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From Health Law Daily, August 4, 2014

One year ICD-10 delay is now official

By Harold M. Bishop, JD

The compliance date for the International Classification of Diseases, 10th Revision, Clinical Modification (ICD–10–CM) for diagnosis coding and the International Classification of Diseases, 10th Revision, Procedure Coding System (ICD–10–PCS) for inpatient hospital procedure coding, including the official guidelines for each (collectively referred to as ICD-10), has been officially changed by HHS from October 1, 2014 to October 1, 2015. According to HHS, the International Classification of Diseases, 9th Revision, Clinical Modification, Volumes 1 and 2 (diagnoses), and 3 (procedures) (ICD–9–CM), including its official guidelines will continue to be used through September 30, 2015 (Final rule79 FR 45128, August 4, 2014).

Background. On the January 16, 2009, HHS published a final rule (2009 ICD–10 final rule) (74 FR 3328) in which the Secretary adopted ICD–10 as the Health Insurance Portability and Accountability Act of 1996 (HIPAA) (P.L. 104-191) standard code set to replace the currently used ICD–9–CM. The 2009 ICD–10 final rule established a compliance date of October 1, 2013. Due to a lack of industry readiness, on September 5, 2012, HHS changed the compliance date for ICD–10 from October 1, 2013 to October 1, 2014 (77 FR 54664) (see Final rule requires national health plan identifiers, delays ICD-10 implementation). Then, on April 1, 2014, the Protecting Access to Medicare Act of 2014 (PAMA) (P.L. 113–93), required the Secretary of HHS to adopt ICD–10 no earlier than October 1, 2015.

Industry preparedness. In a June 2014 survey of 5,000 American Academy of Professional Coders (AAPC) members, nearly 75 percent of those responding reported that they were making significant progress toward preparing for ICD–10 implementation, 25 percent had completed all of the necessary training, 13 percent indicated that they were prepared for the October 1, 2014 implementation date, and 23 percent were actively testing with their ICD–10 vendors when PAMA was signed into law.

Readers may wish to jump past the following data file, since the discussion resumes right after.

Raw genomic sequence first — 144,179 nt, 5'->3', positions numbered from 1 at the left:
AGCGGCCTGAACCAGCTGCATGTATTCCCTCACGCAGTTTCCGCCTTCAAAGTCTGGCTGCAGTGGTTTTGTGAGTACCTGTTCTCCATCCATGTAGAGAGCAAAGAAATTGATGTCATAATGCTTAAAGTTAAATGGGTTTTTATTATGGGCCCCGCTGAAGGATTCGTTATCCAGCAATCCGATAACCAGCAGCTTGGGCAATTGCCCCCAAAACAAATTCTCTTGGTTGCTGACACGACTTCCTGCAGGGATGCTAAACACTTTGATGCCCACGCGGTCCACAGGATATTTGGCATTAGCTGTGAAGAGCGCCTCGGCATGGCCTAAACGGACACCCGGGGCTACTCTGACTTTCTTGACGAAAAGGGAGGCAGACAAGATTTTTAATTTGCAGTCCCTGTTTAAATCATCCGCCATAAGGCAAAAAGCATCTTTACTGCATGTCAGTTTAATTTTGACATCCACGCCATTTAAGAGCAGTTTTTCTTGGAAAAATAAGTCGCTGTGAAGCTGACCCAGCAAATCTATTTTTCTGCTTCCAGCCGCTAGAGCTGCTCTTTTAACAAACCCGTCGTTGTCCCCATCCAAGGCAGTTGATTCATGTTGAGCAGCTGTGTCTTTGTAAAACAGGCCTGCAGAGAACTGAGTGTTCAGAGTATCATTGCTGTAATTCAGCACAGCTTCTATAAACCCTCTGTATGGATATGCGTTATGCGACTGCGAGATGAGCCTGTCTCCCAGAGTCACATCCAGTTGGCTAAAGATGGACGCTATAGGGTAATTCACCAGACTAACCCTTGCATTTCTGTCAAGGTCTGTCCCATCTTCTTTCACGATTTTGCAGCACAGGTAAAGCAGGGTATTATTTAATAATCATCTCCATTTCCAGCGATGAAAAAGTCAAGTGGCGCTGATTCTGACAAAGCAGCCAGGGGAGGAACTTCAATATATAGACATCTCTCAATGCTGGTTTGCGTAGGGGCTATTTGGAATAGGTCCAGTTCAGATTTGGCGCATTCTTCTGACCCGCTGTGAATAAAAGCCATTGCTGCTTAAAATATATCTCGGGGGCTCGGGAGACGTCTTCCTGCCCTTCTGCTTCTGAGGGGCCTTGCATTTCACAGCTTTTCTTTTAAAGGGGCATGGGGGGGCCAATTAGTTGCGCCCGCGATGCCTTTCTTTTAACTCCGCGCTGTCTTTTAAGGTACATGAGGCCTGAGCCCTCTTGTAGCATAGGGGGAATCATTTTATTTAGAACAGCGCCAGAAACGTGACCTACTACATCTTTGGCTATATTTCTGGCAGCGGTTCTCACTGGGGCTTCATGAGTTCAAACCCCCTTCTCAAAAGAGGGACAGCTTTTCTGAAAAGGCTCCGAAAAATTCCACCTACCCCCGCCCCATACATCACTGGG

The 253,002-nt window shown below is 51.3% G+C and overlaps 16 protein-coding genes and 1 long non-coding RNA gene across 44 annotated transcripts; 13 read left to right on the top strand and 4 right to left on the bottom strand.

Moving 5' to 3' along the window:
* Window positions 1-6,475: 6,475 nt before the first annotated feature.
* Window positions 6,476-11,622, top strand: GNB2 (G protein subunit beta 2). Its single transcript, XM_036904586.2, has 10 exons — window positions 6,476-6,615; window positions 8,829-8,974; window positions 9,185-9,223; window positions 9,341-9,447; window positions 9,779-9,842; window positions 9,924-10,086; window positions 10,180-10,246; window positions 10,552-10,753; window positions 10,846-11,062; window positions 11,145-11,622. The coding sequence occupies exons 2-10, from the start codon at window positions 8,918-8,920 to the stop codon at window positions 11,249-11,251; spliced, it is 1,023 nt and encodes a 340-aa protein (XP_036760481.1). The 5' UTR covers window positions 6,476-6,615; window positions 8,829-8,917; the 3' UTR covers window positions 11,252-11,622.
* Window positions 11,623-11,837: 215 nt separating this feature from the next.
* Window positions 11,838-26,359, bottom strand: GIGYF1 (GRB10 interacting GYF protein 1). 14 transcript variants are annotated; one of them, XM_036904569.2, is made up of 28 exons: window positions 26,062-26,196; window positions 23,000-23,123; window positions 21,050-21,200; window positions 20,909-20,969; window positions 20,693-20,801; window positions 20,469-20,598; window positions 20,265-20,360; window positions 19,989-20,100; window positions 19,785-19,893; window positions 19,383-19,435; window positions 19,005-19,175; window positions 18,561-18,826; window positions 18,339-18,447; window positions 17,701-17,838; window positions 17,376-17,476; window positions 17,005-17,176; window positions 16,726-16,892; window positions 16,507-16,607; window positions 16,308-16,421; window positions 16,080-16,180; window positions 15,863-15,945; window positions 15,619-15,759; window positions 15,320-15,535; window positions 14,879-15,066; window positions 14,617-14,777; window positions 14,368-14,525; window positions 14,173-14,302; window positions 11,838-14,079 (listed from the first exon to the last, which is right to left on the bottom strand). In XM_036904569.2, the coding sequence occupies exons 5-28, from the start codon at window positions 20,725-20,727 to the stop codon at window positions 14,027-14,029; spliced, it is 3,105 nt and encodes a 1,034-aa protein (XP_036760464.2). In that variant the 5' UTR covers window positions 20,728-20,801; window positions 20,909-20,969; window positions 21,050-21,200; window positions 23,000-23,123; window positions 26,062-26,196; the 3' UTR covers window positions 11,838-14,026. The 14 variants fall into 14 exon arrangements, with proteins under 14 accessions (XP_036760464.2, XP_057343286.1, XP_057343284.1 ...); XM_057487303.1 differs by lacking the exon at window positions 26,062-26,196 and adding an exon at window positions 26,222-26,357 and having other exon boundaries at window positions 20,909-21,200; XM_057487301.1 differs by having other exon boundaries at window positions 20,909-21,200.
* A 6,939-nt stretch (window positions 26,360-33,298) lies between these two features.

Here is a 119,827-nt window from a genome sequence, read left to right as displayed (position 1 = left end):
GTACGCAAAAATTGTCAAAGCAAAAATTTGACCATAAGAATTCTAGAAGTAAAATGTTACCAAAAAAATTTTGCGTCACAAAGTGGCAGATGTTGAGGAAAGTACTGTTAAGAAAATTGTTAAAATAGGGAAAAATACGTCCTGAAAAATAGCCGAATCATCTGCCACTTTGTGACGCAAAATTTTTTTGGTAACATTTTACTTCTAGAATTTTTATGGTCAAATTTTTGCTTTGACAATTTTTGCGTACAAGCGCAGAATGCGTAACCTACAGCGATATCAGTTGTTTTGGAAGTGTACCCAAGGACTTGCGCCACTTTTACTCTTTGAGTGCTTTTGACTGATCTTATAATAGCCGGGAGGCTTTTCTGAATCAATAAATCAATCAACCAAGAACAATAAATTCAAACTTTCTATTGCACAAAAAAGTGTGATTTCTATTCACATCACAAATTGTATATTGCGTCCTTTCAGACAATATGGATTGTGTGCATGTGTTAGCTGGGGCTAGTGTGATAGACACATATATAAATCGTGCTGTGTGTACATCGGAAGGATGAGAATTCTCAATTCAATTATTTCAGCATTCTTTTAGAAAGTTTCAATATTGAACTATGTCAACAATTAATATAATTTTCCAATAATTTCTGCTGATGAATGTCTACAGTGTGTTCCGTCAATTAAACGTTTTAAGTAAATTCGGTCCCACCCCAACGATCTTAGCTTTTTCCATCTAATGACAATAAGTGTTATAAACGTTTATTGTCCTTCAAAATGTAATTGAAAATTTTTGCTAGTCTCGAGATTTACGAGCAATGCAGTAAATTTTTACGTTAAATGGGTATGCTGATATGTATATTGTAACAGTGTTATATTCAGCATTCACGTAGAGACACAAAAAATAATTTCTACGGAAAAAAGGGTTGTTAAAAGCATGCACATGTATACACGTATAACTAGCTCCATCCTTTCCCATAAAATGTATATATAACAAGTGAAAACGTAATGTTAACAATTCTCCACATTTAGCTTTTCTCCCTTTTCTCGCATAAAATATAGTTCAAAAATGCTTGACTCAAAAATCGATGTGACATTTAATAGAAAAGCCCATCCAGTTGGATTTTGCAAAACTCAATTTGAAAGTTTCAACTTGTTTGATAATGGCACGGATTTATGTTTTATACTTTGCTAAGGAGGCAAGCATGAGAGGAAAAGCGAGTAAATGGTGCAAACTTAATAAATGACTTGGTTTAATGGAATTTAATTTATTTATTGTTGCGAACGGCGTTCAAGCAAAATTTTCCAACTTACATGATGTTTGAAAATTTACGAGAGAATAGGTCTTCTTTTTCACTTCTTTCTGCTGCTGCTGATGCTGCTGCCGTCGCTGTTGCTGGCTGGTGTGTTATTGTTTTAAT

HHS rationale for one-year delay. According to HHS, industry has made significant progress toward ICD–10 compliance and a delay of longer than one year would slow or even stop progress towards implementation. As such, HHS has established the shortest delay permitted by law, which is one year.

HHS also believes it is important to require implementation of ICD–10 as soon as possible because ICD–10 provides greater specificity of diagnosis-related groups; improves quality measurement and reporting capabilities; improves tracking of illnesses; and reflects greater accuracy of reimbursement for medical services. ICD–10 is also expected to improve data capture and analytics of public health surveillance and reporting, national quality reporting, research and data analysis, and provide detailed data to inform health care delivery and health policy decisions.

Government and industry cost estimates. Because many government health programs were prepared for the October 1, 2014 launch of ICD-10, those systems will have to be reconfigured, resulting in estimated costs to Medicare of $5 to $10 million, and costs of $169 to $182 million to state Medicaid agencies. In addition, hospitals and large providers will be required to maintain staffing levels, renegotiate contracts, and retest systems, resulting in a total cost of approximately $409 million to $3.7 billion. HHS estimates that, in total, the additional cost to commercial entities will be $1.6 billion to $6.8 billion (see ICD-10 delayed until October 1, 2015, may add $1B to $6.8B in costs).

Effective date. HHS regulations will be amended effective September 3, 2014, to reflect the one-year delay.

MainStory: TopStory FinalRules BillingNews CMSNews CoPNews EHRNews HIPAANews MedicaidPaymentNews PaymentNews PartBNews QualityNews SafetyNews

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